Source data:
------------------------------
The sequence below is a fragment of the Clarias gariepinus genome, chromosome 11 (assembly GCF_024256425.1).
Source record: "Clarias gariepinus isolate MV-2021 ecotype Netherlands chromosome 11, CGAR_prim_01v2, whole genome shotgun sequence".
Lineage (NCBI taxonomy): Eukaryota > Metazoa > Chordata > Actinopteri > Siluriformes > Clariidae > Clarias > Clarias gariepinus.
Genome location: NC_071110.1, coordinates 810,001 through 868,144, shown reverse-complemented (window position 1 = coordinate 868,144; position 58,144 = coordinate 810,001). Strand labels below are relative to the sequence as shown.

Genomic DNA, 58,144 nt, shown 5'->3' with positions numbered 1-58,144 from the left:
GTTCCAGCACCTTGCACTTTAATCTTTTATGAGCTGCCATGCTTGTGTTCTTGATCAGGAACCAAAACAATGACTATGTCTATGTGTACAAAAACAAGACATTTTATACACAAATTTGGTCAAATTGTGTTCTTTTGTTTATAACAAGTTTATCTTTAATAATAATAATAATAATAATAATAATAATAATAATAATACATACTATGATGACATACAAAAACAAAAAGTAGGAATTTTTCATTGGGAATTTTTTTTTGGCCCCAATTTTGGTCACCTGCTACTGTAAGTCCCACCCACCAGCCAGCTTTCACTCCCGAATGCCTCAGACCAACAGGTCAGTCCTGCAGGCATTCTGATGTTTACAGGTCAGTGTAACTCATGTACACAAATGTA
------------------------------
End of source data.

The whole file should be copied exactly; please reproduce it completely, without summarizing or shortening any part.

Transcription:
The sequence below is a fragment of the Clarias gariepinus genome, chromosome 11 (assembly GCF_024256425.1).
Source record: "Clarias gariepinus isolate MV-2021 ecotype Netherlands chromosome 11, CGAR_prim_01v2, whole genome shotgun sequence".
Lineage (NCBI taxonomy): Eukaryota > Metazoa > Chordata > Actinopteri > Siluriformes > Clariidae > Clarias > Clarias gariepinus.
Genome location: NC_071110.1, coordinates 810,001 through 868,144, shown reverse-complemented (window position 1 = coordinate 868,144; position 58,144 = coordinate 810,001). Strand labels below are relative to the sequence as shown.

Genomic DNA, 58,144 nt, shown 5'->3' with positions numbered 1-58,144 from the left:
GTTCCAGCACCTTGCACTTTAATCTTTTATGAGCTGCCATGCTTGTGTTCTTGATCAGGAACCAAAACAATGACTATGTCTATGTGTACAAAAACAAGACATTTTATACACAAATTTGGTCAAATTGTGTTCTTTTGTTTATAACAAGTTTATCTTTAATAATAATAATAATAATAATAATAATAATAATAATAATACATACTATGATGACATACAAAAACAAAAAGTAGGAATTTTTCATTGGGAATTTTTTTTTGGCCCCAATTTTGGTCACCTGCTACTGTAAGTCCCACCCACCAGCCAGCTTTCACTCCCGAATGCCTCAGACCAACAGGTCAGTCCTGCAGGCATTCTGATGTTTACAGGTCAGTGTAACTCATGTACACAAATGTA